Howto Use Embedded Images in a Pocket PC Application

Pocket PC applications, just like ordinary Windows applications, often use images for all kinds of purposes, like Toolbar buttons, backgrounds, or just to spice up the User Interface. If you want to be certain that the images you're going need are always present on the device, you can embed them in the assembly, so they are always available. This article will explore the steps you need to perform to embed the image in the assembly, and how to retrieve the image again at runtime.


For this example you'll need to import the System.Reflection namespace, as this namespace contains the Assembly class that is used to retrieve the image at run-time.

Creating the PocketPC Application

Start by creating a new Smart Device Application from the New Project dialog. You can choose between a C# or a Visual Basic .NET application as this example will show the code for both languages. Choose Pocket PC as the platform you want to target and choose Windows Application as the type of project:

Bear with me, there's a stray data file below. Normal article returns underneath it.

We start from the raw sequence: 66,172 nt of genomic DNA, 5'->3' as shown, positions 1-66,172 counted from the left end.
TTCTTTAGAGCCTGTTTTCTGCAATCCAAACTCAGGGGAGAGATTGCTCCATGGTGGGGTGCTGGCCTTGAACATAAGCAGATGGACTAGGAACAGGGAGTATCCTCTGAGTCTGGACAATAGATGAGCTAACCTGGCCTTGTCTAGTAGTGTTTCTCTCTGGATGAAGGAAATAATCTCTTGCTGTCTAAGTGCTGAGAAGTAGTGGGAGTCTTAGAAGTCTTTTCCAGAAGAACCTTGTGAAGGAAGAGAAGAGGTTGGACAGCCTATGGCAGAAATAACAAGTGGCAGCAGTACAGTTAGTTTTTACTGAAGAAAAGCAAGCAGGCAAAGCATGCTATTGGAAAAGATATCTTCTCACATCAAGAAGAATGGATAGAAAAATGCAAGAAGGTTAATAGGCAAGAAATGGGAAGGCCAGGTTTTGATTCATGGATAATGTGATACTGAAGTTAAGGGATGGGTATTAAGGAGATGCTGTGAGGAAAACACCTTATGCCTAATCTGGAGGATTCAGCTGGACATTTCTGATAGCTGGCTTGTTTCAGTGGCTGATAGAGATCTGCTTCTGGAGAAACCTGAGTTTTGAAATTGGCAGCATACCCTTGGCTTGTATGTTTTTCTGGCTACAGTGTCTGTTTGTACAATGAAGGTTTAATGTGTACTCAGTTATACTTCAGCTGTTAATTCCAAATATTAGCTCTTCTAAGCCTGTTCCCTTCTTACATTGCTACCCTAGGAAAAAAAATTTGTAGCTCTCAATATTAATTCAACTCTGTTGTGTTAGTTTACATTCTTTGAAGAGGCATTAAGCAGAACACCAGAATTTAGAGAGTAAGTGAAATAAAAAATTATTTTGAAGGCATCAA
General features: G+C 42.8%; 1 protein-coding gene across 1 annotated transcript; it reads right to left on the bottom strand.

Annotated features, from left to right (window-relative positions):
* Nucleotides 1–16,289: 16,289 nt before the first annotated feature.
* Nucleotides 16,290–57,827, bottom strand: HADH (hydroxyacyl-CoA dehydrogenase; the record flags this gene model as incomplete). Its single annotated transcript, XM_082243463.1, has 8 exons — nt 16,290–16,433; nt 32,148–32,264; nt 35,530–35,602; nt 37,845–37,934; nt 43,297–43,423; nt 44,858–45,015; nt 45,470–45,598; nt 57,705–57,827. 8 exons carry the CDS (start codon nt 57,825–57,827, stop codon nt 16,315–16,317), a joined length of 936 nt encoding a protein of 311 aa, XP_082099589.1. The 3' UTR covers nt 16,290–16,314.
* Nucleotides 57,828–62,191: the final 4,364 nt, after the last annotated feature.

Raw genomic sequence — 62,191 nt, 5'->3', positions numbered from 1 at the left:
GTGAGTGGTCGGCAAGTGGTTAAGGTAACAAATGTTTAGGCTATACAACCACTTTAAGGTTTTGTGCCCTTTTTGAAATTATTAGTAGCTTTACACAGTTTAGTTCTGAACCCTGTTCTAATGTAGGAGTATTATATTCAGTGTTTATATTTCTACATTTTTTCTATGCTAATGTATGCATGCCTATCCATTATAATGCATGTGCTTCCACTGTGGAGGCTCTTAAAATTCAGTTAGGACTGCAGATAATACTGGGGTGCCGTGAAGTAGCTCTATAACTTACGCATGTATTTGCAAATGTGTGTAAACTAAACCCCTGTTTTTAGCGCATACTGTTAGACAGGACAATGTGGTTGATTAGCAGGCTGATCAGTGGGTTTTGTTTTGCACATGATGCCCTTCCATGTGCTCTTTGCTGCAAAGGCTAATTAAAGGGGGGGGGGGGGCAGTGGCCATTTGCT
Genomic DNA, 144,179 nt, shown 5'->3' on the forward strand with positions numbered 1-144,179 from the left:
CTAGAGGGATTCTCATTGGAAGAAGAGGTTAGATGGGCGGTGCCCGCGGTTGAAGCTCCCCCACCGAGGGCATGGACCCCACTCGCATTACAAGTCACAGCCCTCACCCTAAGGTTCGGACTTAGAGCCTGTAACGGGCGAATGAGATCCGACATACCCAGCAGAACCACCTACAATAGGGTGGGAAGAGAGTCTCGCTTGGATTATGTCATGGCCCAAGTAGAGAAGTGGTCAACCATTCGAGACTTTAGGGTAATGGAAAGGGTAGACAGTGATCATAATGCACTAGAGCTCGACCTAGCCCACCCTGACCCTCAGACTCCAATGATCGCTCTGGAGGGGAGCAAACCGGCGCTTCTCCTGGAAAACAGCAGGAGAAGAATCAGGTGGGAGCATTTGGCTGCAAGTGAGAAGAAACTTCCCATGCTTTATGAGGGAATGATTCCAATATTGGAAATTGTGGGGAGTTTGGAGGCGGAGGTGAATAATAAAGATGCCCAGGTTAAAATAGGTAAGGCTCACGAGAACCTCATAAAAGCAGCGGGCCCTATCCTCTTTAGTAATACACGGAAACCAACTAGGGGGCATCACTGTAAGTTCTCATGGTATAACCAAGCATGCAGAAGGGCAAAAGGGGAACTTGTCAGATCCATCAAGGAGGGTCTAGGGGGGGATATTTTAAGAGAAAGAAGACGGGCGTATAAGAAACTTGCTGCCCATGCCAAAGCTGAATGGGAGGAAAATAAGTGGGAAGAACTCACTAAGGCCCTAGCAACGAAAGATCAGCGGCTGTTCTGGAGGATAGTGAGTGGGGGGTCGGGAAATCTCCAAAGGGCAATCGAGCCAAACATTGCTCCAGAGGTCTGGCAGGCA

The Smart Device Application Wizard
Figure 1 - The Smart Device Application Wizard

When the Smart Device Application Wizard has finished, drag a Picturebox from the toolbox on the form, and resize it so it will fit the contents of the image you want to display:

A Smart Device Application Form with a Picturebox
Figure 2 - A Smart Device Application Form with a Picturebox

Embedding the Image

With the form done, you'll now need to add an image to the project. This image will be embedded in the assembly and displayed on the Picturebox you just added. To do this, right-click your project in the Solution Explorer, choose Add | Add Existing Item and then browse for the image you want to display on your Pocket PC form. The image will be copied to the project folder and added to the project. Select the image in the Solution Explorer and then open the Properties Window by pressing F4 if you didn't have it open yet. Set the Build Action under the Advanced category to Embedded Resource as shown in the following figure:

The Properties grid for the Embedded Image
Figure 3 - The Properties grid for the Embedded Image

Now when you compile your application, the image will be embedded in the assembly, which is the project's executable in this example.

Retrieving the Image